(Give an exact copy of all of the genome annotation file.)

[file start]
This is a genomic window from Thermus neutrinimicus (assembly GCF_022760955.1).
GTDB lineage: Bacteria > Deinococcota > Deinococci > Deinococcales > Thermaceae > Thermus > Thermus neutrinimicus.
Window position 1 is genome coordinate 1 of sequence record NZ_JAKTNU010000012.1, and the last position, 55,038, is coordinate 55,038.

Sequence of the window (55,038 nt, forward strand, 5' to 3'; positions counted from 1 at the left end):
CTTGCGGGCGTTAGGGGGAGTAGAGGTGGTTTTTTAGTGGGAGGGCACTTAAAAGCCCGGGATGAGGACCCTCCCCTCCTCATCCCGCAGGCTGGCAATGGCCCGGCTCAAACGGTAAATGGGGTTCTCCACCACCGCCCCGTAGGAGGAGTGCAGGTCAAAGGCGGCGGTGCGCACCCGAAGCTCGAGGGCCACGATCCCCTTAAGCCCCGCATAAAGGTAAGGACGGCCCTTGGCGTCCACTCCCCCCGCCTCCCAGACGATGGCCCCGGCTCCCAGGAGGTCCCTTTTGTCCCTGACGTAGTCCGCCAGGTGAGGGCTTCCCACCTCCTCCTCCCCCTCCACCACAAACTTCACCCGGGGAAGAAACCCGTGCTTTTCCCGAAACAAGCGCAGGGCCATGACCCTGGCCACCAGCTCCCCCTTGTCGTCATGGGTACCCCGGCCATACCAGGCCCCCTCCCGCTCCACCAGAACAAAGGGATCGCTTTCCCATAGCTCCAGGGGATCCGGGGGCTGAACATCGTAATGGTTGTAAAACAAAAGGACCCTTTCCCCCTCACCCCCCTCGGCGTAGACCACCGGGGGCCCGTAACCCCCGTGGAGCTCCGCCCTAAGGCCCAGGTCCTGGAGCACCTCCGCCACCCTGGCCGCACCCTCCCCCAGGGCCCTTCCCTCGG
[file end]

This is a genomic window from Thermus neutrinimicus (assembly GCF_022760955.1).
GTDB lineage: Bacteria > Deinococcota > Deinococci > Deinococcales > Thermaceae > Thermus > Thermus neutrinimicus.
Window position 1 is genome coordinate 1 of sequence record NZ_JAKTNU010000012.1, and the last position, 55,038, is coordinate 55,038.

Sequence of the window (55,038 nt, forward strand, 5' to 3'; positions counted from 1 at the left end):
CTTGCGGGCGTTAGGGGGAGTAGAGGTGGTTTTTTAGTGGGAGGGCACTTAAAAGCCCGGGATGAGGACCCTCCCCTCCTCATCCCGCAGGCTGGCAATGGCCCGGCTCAAACGGTAAATGGGGTTCTCCACCACCGCCCCGTAGGAGGAGTGCAGGTCAAAGGCGGCGGTGCGCACCCGAAGCTCGAGGGCCACGATCCCCTTAAGCCCCGCATAAAGGTAAGGACGGCCCTTGGCGTCCACTCCCCCCGCCTCCCAGACGATGGCCCCGGCTCCCAGGAGGTCCCTTTTGTCCCTGACGTAGTCCGCCAGGTGAGGGCTTCCCACCTCCTCCTCCCCCTCCACCACAAACTTCACCCGGGGAAGAAACCCGTGCTTTTCCCGAAACAAGCGCAGGGCCATGACCCTGGCCACCAGCTCCCCCTTGTCGTCATGGGTACCCCGGCCATACCAGGCCCCCTCCCGCTCCACCAGAACAAAGGGATCGCTTTCCCATAGCTCCAGGGGATCCGGGGGCTGAACATCGTAATGGTTGTAAAACAAAAGGACCCTTTCCCCCTCACCCCCCTCGGCGTAGACCACCGGGGGCCCGTAACCCCCGTGGAGCTCCGCCCTAAGGCCCAGGTCCTGGAGCACCTCCGCCACCCTGGCCGCACCCTCCCCCAGGGCCCTTCCCTCGG